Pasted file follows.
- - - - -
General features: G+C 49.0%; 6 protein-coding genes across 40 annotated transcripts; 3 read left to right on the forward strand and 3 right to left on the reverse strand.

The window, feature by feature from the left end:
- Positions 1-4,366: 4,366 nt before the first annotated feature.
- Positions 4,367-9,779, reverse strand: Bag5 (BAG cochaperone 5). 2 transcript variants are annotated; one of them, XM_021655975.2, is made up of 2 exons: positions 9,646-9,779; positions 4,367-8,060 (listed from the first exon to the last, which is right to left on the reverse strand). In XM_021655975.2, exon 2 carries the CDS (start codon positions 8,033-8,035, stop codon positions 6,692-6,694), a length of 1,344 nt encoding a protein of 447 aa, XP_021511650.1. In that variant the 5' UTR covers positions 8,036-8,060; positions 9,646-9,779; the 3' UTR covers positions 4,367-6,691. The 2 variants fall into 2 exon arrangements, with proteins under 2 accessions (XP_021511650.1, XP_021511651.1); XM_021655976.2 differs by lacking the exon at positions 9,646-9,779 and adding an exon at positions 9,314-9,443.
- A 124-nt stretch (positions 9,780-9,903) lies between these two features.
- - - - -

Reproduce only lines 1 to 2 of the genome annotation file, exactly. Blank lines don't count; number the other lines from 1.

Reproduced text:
General features: G+C 49.0%; 6 protein-coding genes across 40 annotated transcripts; 3 read left to right on the forward strand and 3 right to left on the reverse strand.

The window, feature by feature from the left end: